Discovering a hidden haven in the Latrobe Valley, Victoria, Australia

As promised, I’m following up my recent post on our visit to the Royal Botanical Gardens in Melbourne.

This time it’s a quick look at the trees as I (almost literally) jog past to catch up with the rest of my family. Apologies for some of the photos looking a little smeary…apart from zipping past at hight speed I think I got some sunscreen on the camera lens!

The Separation Tree (River Red Gum)

Let’s start of with the ‘Separation Tree’ a majestic old River Red Gum (eucalyptus camaldulensis) that was already there when the gardens were established in 1846. The tree is intertwined with colonial history as ceremonies to commemorate the separation of Victoria from the colony of New South Wales were held by it in 1850. The added historical point I like is that the tree actually pre-dates European settlement. Sadly the tree was badly damaged in 2010 by apparent vandalism and the garden’s staff are working to repair the damage and save the tree. As this page from the CSIRO describes,  in the right conditions River Red Gums are long-lived trees and a good 700 years is not unheard of.

Corymbia Ficifolia (Red Flowering Gum) 'Summertime'

Above is a Corymbia, just for the sheer exuberant joy of their flowers at this time of year. The bees and the birds just love them! We used to have quite a few of them planted as streets trees in our area, but for some reason they got the chop.

Moreton Bay Fig

Moreton Bay Figs (ficus macrophylla) are the classic tree of an Eastern Australian Botanic garden to me. They are more famously associated with the Sydney Royal Botanic Garden, but I remember being fascinated by them as a child when I first visited the Melbourne garden. After all, those big buttresses and crevasses hidden beneath a wide leafy canopy have to be the domain of fairies don’t they?

I’m sorry I haven’t got a photo of the canopy of one of these fabulous trees. But you do need to have at your disposal a handy botanic garden or large park like garden if you want to plant one. They can grow up to 35 meters wide as well as high (eventually) and their roots can be very damaging. Some more information from the Australian Native Plants Society can be found here.

Above and below are poor photos of a very pretty tree, the Norfolk island Hibiscus (Lagunaria patersonii). While it’s from tropical Queensland (and as the name suggests, Norfolk Island) this tree is clearly quite at home in temperate Melbourne. It is a lovely largish tree and it did cross my mind to grow it (I’m going to have to replace a tree over winter) but the Australian Native Plants Society’s website also informed me that its seed capsules contain an irritant fibre, so perhaps some more research first.

This next one is planted in the lovely Children’s Garden within the Botanic Gardens. It is a Queensland Bottle Tree (Brachychiton rupestris). Apart from having a very attractive form, it has many traditional uses and you can find out more about it here.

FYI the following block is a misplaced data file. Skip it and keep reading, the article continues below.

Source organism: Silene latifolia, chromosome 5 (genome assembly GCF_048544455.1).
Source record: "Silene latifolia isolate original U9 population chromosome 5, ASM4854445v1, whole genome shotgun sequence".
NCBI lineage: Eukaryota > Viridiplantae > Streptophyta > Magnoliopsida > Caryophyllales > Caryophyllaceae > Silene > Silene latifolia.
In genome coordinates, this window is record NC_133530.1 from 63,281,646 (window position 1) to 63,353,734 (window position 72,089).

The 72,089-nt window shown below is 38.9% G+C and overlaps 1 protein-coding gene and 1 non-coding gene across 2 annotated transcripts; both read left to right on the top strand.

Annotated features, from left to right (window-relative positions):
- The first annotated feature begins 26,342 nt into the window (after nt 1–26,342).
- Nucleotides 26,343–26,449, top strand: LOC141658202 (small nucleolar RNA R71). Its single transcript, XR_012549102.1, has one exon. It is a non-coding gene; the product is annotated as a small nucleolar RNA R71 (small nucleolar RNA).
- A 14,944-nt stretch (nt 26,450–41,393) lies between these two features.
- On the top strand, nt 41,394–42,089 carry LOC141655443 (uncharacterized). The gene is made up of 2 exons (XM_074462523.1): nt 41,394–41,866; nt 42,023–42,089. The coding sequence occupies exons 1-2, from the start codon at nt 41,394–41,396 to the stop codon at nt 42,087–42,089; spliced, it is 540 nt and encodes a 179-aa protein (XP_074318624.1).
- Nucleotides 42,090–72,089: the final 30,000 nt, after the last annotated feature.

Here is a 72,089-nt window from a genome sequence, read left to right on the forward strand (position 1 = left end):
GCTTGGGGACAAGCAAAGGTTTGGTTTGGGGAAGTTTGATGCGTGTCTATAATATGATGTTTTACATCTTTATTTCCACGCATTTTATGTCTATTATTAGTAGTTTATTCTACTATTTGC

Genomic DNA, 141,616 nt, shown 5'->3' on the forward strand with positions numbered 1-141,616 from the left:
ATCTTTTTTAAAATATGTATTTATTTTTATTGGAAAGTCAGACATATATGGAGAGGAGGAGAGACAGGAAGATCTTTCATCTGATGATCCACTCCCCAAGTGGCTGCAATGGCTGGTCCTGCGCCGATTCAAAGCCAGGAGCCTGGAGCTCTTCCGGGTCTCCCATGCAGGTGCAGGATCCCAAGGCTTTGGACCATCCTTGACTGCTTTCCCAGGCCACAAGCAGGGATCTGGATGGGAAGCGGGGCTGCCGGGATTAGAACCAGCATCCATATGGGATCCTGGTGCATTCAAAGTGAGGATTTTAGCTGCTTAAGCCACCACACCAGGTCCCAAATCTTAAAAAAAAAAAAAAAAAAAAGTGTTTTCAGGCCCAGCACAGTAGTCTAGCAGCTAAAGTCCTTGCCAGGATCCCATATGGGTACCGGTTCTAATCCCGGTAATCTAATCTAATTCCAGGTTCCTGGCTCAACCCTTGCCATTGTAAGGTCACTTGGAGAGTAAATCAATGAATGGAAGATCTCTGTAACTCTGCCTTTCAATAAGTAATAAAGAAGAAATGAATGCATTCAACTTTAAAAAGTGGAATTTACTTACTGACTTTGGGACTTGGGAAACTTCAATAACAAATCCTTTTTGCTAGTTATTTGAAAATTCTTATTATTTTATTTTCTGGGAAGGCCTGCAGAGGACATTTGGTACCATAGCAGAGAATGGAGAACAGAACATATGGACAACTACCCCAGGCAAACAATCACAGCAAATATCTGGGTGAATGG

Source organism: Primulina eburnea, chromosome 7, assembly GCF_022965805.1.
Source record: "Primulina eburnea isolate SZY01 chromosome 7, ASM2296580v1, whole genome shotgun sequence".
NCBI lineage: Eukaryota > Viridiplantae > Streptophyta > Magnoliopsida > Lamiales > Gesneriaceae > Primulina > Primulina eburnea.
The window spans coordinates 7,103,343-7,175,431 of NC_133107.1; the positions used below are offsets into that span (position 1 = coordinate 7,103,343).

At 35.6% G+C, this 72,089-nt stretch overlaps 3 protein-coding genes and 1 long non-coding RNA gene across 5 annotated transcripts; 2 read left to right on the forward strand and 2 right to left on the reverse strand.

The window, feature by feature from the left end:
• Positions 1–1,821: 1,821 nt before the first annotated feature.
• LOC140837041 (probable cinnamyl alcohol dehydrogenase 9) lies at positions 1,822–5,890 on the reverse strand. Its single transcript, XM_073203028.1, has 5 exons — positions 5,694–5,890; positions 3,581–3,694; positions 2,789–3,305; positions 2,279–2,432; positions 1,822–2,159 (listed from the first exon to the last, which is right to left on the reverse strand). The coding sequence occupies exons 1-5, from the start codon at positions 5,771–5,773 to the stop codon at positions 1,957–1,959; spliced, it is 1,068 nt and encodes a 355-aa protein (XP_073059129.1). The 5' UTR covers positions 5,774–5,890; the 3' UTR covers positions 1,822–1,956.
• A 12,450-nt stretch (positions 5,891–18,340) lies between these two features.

Last of all below (and to my own surprise) is the only photo of an exotic that I’ve chosen to include. Being a Botanic garden (particularly one established in Victorian times) there are plenty of exotic specimens in the garden, but it seems it was the locals that caught my eye on the day.  This is a Cockscomb Coral-tree (Erythrina crista-galli) from South America and I just love that bark. What texture!

There’s one more post from the visit to come, but there is so much going on in the Gippy Garden at the moment (plants…and pests…in full swing) that I might see what is news there before posting part three of this series.

Happy Gardening to you all,

Heidi

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Comments on: "Melbourne Royal Botanical Gardens – Part II" (8)

  1. Oh the fabulous Queensland Bottle Tree! It’s not often I see a photo of it in a blog or indeed in its state of origin. Loved the bark of that Coral Tree too. The Red Flowering Gum is just spectacular. Great choices to highlight in your post.

    • Hello Bernie 🙂 I don’t know if you’ve had a chance tos eeit on one of your visits but they have actually planted quite a few Queensland Bottle Trees in the Children’s Garden and the effect is quite lovely.

  2. Heidi: Enjoyed that visit, looks like a fabulous place. Don’t worry about part three for a while save it until late February or early March when we are in the worst part of our winter it will brighten our day and help get rid of the winter blues. Looking forward to some photos of your garden.

    Have a great afternoon,
    John

  3. Hello John 🙂 No worries, will have a post from the garden soon. I hope your winter doesn’t turn out to be to long and cold!

  4. dear Heidi, lovely post, we are so lucky to have the RBG here, the children’s garden is so special and all the trees you photographed. I recently discovered Geelong bot garden – that’s also worth visiting. cheers, catmint

    • Hello Sue 🙂 I must make it to Geelong to have a little look one day then!
      I do love the Children’s garden at the RBG and clearly all the children who were visiting on the day did too!

  5. Hi Heidi,

    The Cockscomb Coral Tree is a definite stand out – I once heard a group of school kids call it “the Harry Potter tree” because it’s wild branches look a bit like the good ol’ Whomping Willow 🙂

    Katie
    RBG Marketing team

  6. Hello Katie and thanks for stopping by 🙂 Now that you mention it, that Cockscomb Coral is very reminiscent of the Whomping Willow! Luckily your staff there seem to be growing a far more sedate version 😀

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